He might have heard this story either in Ujjayinī or Kauśāṃbī; even though Udayana hailed from Kauśāṃbī, it is probable that the story was more famous in Ujjayinī; Indeed only People of Ujjayinī were the experts in narrating the story of Udayana i.e. Udayana-kathā-kovida[2]; There is not as much clarity when it comes to events which happened in Kauśāṃbī like we have about the events of Ujjayinī. His childhood stories are full of incidents beyond belief - like a bird carrying away his mother and setting her down on Udaya-parvata, and so on.

After this story gained popularity among the masses, it came to the hands of the Jains and Buddhists and grew further in accordance with their traditions and tastes. Even if it is true that the Buddha indeed went to Kauśāṃbī, it is hard to believe that Udayana, a contemporary of his, also stayed there and converted to Buddhism. Regardless of this, Buddhists seem to be behind this story gaining popularity in Kauśāṃbī. This is evident in both Kashmir and Nepal renditions. In Kathāmṛta, we see plenty of stories of Avadāna and Bodhisattva!

Udayana’s stories appear in both Jain and Buddhist literature. The salient features of their (especially the Jain) lore are: special abilities, precious stones, Yakṣas, Gandharvas and stories from previous births. Such a Jain version must have come to the south, much earlier. We know this through Peruṃgatai (5th century CE?). In Vasudeva-hiṃḍī, Jaina-hari-vaṃśa and other works, Vasudeva, like Nara-vāhana-datta, having lost his kingdom, roams around the land and marries many a maiden. (Please see the 3rd āśvāsa for Karṇapārya’s Kannaḍa-nemi-nātha-purāṇa). In the beginning of Peruṃgatai itself we see Jain myths like Śeṣa-muni and others. It does not, however, develop the story of Nara-vāhana-datta in detail. Similar to the legends from the Mahābhārata and the Rāmāyaṇa, even here, the senior king retires to ascetic life and the heir-apparent is crowned the king. A thing to notice here is that Peruṃgatai has six kāṇḍas. During its early stage of development, it is possible that this story comprised six kāṇḍas, following the pattern of the Rāmāyaṇa. Also, Nara-vāhana-datta, like Rāma, may have been separated from his wife and might have finally found her after wandering the land in search of her. One wonders whether the story was developed to this level by Guṇāḍhya himself! Nonetheless, by around 5th or 6th century CE, when the Mahābhārata and the Rāmāyaṇa, as well as Buddhist Jātaka stories and their religious literature had reached their definitive form, it appears that even Udayana’s story, gradually imbibing the essence of these works, grew in volume and spread all around the land. In Tamil, since this work has been called simply ‘Katai’ at several places, the term ‘Kathe’, originally, could have only meant the enchanting story of Udayana, steeped in Śṛṅgāra and Vīra rasas. We don’t know if Guṇāḍhya made it gargantuan, or if it became so after him - similar to how Bhārata became Mahābhārata. According to the traditional poetic narrative, it was indeed Guṇāḍhya who wrote Bṛhat-kathā. Perhaps he made it huge by including, alongside the story of Udayana, many other stories which he compiled from here and there, and voiced them through the character of Vasantaka. At this point in time, it is not possible to tell which of the stories fall into this category. Any or all of Pañcatantra, Mṛgāṅka-datta-caritā, Vetāla-pañca-viṃśati, stories of fools, the tale of Viśama-śīla and other stories, may have accumulated one by one or as a bunch in due course of time, making the story long. All these, and the legends of the many marriages of Nara-vāhana-datta and the stories of the enchanting powers of Vidyā-dharas may have made the work truly enormous. By the time of Budha-svāmin, it may even have become a necessity to compile the stories in verse-form. Once this story set foot in Kashmir, by the time Somadeva arrived, it must have grown even more[3] to become ‘Bṛhat-kathā-sāra’. Somadeva says that he intends to compose a summary or saṃgraha of Bṛhat-kathā-sāra. However at every stage of its evolution, the prevalent name of the work seems to have been Bṛhat-kathā itself. Kṣemendra’s work has been referred to as ‘Bṛhat-kathā’ from within. As if in keeping with this, all accumulations to the work which happened from time to time, must have been written in Paiśācī, in order to gel seamlessly with the original. This should not have been hard, since, as we have seen earlier, the country folk in and around Kashmir used to speak in this language.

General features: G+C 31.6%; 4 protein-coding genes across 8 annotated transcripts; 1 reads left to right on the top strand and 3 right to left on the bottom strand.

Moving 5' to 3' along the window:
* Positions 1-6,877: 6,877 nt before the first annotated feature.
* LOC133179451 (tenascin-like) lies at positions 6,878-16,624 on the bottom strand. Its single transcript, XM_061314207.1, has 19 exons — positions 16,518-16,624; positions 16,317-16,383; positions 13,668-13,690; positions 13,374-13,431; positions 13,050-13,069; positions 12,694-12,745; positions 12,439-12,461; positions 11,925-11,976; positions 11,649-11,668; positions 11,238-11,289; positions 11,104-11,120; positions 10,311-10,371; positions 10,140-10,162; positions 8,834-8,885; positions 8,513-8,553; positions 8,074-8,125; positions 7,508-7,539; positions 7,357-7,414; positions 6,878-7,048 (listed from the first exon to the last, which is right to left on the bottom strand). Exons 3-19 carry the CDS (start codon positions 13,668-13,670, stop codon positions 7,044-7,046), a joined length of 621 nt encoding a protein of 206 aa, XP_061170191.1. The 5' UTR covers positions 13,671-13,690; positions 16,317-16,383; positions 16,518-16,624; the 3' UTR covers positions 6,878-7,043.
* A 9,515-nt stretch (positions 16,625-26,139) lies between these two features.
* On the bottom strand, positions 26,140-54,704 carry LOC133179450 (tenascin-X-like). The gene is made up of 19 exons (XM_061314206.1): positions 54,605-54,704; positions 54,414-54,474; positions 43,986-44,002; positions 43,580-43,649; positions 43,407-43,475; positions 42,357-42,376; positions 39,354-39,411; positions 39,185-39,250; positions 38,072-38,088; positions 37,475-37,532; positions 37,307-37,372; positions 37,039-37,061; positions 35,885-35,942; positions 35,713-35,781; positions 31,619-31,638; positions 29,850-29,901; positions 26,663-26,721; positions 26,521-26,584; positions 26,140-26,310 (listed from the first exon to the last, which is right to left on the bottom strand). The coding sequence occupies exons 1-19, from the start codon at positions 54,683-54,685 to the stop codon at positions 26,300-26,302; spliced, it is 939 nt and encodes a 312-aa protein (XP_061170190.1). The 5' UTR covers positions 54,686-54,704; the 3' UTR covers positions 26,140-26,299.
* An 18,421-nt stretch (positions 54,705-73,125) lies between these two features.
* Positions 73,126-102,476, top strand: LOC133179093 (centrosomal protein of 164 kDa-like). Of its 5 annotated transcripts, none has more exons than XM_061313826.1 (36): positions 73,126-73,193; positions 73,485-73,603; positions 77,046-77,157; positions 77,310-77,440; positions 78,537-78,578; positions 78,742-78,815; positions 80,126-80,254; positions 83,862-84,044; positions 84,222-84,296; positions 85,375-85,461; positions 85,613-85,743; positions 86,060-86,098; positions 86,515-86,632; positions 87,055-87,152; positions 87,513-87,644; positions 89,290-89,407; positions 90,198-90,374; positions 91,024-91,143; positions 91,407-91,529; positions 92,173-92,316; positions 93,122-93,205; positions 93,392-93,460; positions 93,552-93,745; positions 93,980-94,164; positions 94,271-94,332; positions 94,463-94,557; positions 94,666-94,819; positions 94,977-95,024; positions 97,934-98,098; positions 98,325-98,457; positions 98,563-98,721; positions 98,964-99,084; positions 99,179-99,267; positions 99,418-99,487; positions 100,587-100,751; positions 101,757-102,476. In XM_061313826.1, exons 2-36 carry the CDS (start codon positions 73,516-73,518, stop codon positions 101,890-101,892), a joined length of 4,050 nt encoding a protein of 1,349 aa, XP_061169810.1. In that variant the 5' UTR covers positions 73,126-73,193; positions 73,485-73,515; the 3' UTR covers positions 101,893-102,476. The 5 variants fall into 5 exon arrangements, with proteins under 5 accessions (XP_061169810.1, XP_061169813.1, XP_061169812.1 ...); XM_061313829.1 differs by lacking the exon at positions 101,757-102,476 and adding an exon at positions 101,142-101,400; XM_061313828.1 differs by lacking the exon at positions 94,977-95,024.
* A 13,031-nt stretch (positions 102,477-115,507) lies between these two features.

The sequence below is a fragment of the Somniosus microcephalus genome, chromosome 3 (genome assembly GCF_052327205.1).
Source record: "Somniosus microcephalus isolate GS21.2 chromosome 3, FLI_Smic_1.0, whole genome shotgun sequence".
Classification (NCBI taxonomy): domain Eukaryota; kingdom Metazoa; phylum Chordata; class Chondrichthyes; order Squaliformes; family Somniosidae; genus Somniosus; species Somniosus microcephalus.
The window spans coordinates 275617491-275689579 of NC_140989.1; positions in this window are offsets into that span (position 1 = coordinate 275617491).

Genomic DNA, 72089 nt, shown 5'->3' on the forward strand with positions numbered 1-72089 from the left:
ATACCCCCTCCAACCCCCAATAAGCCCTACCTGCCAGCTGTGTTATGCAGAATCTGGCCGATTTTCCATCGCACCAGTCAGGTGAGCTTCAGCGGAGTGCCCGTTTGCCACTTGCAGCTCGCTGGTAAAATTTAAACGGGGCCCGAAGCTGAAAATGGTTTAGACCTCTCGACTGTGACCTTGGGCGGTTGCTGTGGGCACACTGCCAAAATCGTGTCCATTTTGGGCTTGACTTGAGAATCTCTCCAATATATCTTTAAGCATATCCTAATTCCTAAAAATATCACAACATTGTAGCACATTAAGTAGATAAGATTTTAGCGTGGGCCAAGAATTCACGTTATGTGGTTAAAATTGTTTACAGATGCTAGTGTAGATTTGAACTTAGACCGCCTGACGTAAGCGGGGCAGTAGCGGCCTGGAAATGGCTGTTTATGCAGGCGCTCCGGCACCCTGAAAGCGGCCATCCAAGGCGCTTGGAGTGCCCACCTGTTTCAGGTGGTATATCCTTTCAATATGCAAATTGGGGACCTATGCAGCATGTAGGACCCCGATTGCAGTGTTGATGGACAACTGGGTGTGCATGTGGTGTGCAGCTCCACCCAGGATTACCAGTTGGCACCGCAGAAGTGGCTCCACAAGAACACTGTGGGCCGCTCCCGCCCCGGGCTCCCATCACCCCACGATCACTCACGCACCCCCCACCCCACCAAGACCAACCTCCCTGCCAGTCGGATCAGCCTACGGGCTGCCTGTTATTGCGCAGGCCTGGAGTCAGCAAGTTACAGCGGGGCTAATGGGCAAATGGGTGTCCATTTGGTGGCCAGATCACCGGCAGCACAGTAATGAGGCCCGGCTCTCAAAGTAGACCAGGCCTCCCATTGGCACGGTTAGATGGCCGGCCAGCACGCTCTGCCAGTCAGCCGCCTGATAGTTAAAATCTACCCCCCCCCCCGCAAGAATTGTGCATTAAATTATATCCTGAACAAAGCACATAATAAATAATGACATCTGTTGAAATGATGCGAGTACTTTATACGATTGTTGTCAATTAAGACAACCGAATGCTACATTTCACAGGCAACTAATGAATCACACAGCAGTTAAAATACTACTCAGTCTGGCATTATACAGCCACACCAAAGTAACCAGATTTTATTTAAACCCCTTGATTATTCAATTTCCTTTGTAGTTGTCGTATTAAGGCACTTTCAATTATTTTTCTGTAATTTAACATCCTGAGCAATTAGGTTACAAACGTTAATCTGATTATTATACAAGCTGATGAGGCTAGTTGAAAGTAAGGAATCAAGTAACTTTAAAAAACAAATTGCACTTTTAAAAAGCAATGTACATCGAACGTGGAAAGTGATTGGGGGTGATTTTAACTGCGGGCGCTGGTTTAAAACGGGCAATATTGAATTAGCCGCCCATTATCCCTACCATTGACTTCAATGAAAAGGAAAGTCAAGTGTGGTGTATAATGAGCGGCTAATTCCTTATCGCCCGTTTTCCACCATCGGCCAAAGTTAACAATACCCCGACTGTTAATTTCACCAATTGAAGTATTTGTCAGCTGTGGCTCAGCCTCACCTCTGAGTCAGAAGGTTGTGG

To be continued...

This is an English translation of Prof. A R Krishna Shastri’s Kannada classic Kathāmṛta by Raghavendra G S, Arjun Bharadwaj,  Srishan Thirumalai, and Hari Ravikumar.

The original Kannada version of Kathāmṛta is available for free online reading here. To read other works of Prof. Krishna Shastri, click here.


1 In Dharma-pada’s Appamāda-varga we find the story of Udayana, afflicted with Leprosy, Vāsuladattā, a hunchback----H.O.S., 28, pp. 247-272. The original story of love and heroism has been distorted beyond redemption! Mahā-sena is more obsessed with the Mantra which is useful in taming elephants than the wellbeing of his daughter and son-in-law!

2 One has to observe that it isn’t Nara-vāhana-datta-kathā-kovida

3 It is said that even the very expansive, yet incomplete work Yoga-vāsiṣṭha was born in Kashmir. The Ādi-parva of the Mahābhārata too seems to have grown to its current proportion, in the same region.

It ought to be analyzed whether the Kaṇva and Kaśyapa who appear at the end of Kathā-sarit-sāgara have been imported from Śākuntala, or whether it is the other way round. Similarly, the triumphant expeditions of Vatsa-raja (page 114) resemble those of monarch Raghu.




Prof. A R Krishna Sastri was a journalist, scholar, polyglot, and a pioneer of the modern Kannada renaissance, who founded the literary journal Prabuddha Karnāṭaka. His Vacana-bhārata and Kathāmṛta are classics of Kannada literature while his Saṃskṛta-nāṭaka and Bankimacandra are of unrivalled scholarship.